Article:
Troy's Genealogue

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KESTER Family History, Part IV

January 2011

Samuel FERGUSON (Sr.) (1758-1814)

--. Samuel Furgason (Ferguson) (Sr.) was born on June 9, 1758, in Trenton, Burlington County, New Jersey, or Lancaster County, Pennsylvania, to Elizabeth Lacock (Leacock) and her first husband, Thomas Zilliah Furgason.[Hunt 586] Samuel's father died when he was a toddler and his mother went on to marry William Kester, a widower, about 1762 when he was about 4 years old. Samuel married Elizabeth Anderson on August 17, 1779, in "Patterson Creek, Virginia," presumably in Mineral County, West Viriginia. By 1780, the Fergusons moved into Maryland, probably west to Allegany County, where the Kester family had resettled. They had four children before Elizabeth's death in 1786, reportedly in Washington County, Pennsylania.

After Elizabeth's death, Samuel resettled in Nelson County, Kentucky, southeast of Louisville, he married Elizabeth Crook Blue in Bardstown on August 12, 1788. They had 11 children:

 -- Thomas Furgason 14 Jun 1780 4 Apr 1853 (72)
 -- Athel Furgason <12 Dec 1781 1848 (66)
 -- Nancy Furgason 4 Feb 1783 28 Jan 1833/1836 (49/52)
 -- Letha Furgason 25 Nov 1785 9 Apr 1833 (47)

 -- Elizabeth Furgason 24 May 1789 23 Nov 1868 (79)
 -- Mary "Polly" Furgason 18 Feb 1791 12 Sep 1830 (39)
 -- Sarah "Sally" Furgason 21 Feb 1793 10 Sep 1873 (80)
 -- Larissa Furgason 13 Feb 1797 4 Apr 1873 (76)
 -- Samuel Furgason (Jr.) 12 Jan 1799 2 Feb 1843 (44)
 -- John B. Furgason 10 Aug 1801 10 Sep 1850 (49)
 -- William Furgason 26 Dec 1803 15 Sep 1875 (71)
 -- Malinda Furgason 15 Feb 1806 27 Feb 1850 (44)
 -- James Crooks Furgason 8 Mar 1808 3 Apr 1891 (83)
 -- Rosanna Furgason 3 Apr 1810 3 Jan 1840 (29)
 -- Frank "French" Furgason 30 Oct 1813 Young (--)
Washington County, Pennsylvania
Washington County was named for General George Washington by the Pennsylvania General Assembly on March 28, 1781, following the victorious Battle of Saratoga, New York, (September-October 1777) which was a major turning point in the war and led to France's formal alliance with the Americans. Washington County was the first county to be named for the general.

The Furgason family likely started in Allegany County, Maryland, where the Kester family lived. By 1781, it appears the Furgasons moved northwest to Peters Township, Washington County, Pennsylvania, southwest of Pittsburgh. It was from Peters Township that Samuel served as a "ranger on the frontier" and reportedly was ordered to rendezvous with Captain Samuel Cunningham's 1st Company of the 2nd Battalion of Washington County Militia on June 14, 1782.

At the close of the war the Furgason family may have returned to Allegany County, Maryland, until 1786.

By 1786, the Furgasons had either returned to Washington County, Pennysylvania, or were headed north toward Pittsburgh with the Kester family to take a flat boat down the Ohio River from Pittsburgh to Kentucky.

Elizabeth (Anderson) Furgason reportedly died in 1786 in Washington County, Pennsylvania. She was about 24 years old.

After Samuel resettled in Bardstown, Nelson County, Kentucky, he remarried to Elizabeth Crook BLUE on August 12, 1788. They had four children born in Bardstown before moving northeast into Ohio Territory and resettling in Butler County, probably in 1798, five years before Ohio statehood. The rest of their 11 children were born in Butler County.

Just three months after Samuel's last child was born, he died on February 14, 1814, in Hamilton, Butler County, Ohio. He was 55 years old.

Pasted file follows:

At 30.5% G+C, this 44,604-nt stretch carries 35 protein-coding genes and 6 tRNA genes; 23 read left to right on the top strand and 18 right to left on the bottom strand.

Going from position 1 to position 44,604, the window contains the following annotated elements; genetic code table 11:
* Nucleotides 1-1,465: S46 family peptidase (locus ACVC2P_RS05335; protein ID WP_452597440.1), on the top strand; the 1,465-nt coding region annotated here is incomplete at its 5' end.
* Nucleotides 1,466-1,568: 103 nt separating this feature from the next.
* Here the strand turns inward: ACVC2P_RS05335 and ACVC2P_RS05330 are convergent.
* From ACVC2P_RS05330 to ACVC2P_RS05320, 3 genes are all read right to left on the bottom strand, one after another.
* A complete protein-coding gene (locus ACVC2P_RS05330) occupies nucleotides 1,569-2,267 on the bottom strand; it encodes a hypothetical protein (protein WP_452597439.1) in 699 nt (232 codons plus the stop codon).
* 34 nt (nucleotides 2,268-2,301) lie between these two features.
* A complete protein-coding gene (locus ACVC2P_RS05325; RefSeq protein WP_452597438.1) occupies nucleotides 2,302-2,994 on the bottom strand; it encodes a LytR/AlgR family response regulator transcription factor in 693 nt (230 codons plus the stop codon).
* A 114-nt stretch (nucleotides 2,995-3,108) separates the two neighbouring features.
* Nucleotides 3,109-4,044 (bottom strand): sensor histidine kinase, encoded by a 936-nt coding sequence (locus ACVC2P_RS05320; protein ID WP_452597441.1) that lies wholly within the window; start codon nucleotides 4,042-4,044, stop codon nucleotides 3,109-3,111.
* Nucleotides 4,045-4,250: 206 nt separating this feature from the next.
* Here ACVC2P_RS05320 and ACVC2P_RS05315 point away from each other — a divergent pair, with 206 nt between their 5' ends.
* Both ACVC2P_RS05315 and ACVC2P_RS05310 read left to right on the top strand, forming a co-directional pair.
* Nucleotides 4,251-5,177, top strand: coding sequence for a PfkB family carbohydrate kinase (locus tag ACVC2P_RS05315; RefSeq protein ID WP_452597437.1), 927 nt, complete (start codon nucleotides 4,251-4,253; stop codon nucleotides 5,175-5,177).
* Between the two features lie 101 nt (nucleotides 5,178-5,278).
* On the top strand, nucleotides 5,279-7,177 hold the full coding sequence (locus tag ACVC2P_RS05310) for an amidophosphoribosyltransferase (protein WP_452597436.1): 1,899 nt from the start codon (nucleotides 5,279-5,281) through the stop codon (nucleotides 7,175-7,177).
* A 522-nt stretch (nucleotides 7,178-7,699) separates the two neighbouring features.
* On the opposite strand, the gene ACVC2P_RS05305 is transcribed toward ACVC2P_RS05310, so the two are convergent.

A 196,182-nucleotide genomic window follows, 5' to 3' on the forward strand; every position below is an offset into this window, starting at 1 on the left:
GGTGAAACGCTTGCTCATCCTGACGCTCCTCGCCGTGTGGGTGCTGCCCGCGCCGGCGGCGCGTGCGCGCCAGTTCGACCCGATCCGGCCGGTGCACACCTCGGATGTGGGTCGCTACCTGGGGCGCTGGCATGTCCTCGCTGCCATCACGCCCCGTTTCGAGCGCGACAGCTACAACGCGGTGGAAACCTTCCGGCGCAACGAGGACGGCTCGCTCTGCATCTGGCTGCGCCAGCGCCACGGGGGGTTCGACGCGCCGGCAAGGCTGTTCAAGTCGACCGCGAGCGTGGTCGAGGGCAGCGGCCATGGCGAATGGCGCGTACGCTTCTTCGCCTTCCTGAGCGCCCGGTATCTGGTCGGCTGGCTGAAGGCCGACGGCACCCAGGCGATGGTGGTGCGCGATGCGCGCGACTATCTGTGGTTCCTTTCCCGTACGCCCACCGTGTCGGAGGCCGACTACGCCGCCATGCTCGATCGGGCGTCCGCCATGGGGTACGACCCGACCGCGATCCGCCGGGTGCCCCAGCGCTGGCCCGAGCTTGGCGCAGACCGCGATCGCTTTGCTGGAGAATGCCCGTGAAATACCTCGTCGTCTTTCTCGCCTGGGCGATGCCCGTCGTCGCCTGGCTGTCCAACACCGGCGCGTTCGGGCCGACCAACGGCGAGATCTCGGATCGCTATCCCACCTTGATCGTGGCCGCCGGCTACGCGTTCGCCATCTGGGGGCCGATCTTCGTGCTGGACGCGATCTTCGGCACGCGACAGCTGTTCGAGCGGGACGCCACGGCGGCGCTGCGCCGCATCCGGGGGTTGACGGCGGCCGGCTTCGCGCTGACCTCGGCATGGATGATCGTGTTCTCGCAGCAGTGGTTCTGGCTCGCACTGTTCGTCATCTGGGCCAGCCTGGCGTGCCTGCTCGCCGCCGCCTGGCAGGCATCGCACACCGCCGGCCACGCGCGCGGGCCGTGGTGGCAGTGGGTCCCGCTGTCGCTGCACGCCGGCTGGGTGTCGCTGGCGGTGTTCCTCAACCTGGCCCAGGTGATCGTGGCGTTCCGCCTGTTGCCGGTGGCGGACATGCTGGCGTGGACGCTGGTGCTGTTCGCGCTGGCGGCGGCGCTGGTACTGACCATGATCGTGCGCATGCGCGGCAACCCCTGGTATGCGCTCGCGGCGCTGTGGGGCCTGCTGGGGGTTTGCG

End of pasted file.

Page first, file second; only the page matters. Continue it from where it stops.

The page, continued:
Perhaps during the 1820s, Elizabeth moved west with some of her children to Marion County, Indiana. She was living with her youngest surviving son James in Warren Township by 1850.[Cen 1850]

Elizabeth Crook (Blue) Furgason died in Marion County, Indiana, on October 8, 1865, at the age of 95. She is buried at McVey Cemetery in Warren Township, now in the eastern suburbs of Indianapolis.

Sources
  • Hunt, John Eddy. The Pound and Kester Families. Chicago: Regan Printing House, 1904.
  • Cen 1850: 18 Aug 1850 Census, Warren Township, Marion County, Indiana
  • Head 1865: McVey Cemetery, Warren Township, Marion County, Indiana

Pvt. Paul KESTER5 (1760-1814)Blue Star

12511. Pvt. Paul Kester5 was born about 1760, probably in Hunterdon County, New Jersey, north and across the Delaware River from Philadelphia. He was apparently named after his paternal grandfather. His mother died when he was a baby and his father remarried about 1762 when he was about 2 years old. He married Ruhama Bonham6 in April 1785 and had nine children:[Hunt 309]

125111. Rebecca Kester 3 Jul 1786 8 Dec 1849 (63)
125112. Sarah Kester 5 Oct 1788 19 Sep 1862 (73)
125113. John Bonham Kester, Sr.6 24 Mar 1791 1 Jan 1840 (48)
125114. Mary A. Kester 1 Nov 1792 8 Jul 1857 (64)
125115. Jesse Kester (Jan/May) 1800 Jul 1856 (56)
125116. Ruth Kester 14 Aug 1802 3 Mar 1869 (66)
125117. Jacob Kester (1805) (1845) (40)
125118. Bonham Kester (1805) 31 Jan 1869 (63)
125119. William (B.) Kester 6 Apr 1811 27 Feb 1860 (48)

The Kesters moved from Hunterdon County, New Jersey, probably to Allegany County, Maryland, with Paul's father.

In April 1786 the Kesters, along with Paul's father, moved down the Ohio River to Nelson County in central Kentucky, south of Louisville, 6 years prior to Kentucky statehood.

The Kester family probably moved north to Elk Creek, then in Shelby County and later redrawn into Spencer County, when Paul's father bought 600 acres there in 1795.[Hunt 593]

Following the conclusion of the Northwest Indian War (1785–1795) in Ohio, Indiana, and southern Michigan, the Treaty of Greenville (August 1795) redrew the border with the Western Confederacy of Indian tribes, pushing them north from the Ohio River to open up lands in southern and eastern Ohio for American settlement. By 1802, perhaps as early as 1801, the Kester family crossed the Ohio River north into southern Ohio Territory and settled briefly at Middletown, Butler County, along the Great Miami River. Paul's younger half-sisters, Elizabeth (Kester) Liston and Sarah (Kester) Pound had settled in Butler County in 1801. His younger half-brothers remained in Elk Creek.

By around 1807, the Kesters moved to Preble County in southwest Ohio, southwest of Dayton.

War of 1812 (1812-1815)

Lanier's Independent Battalion, Ohio Militia
Private Paul Kester served in Captain William Ramsey's Company, which was formed on October 11, 1813, probably formed in Preble County, Ohio. It served under Major Alexander Chalmers Lanier's Fourth Detachment of Ohio Militia.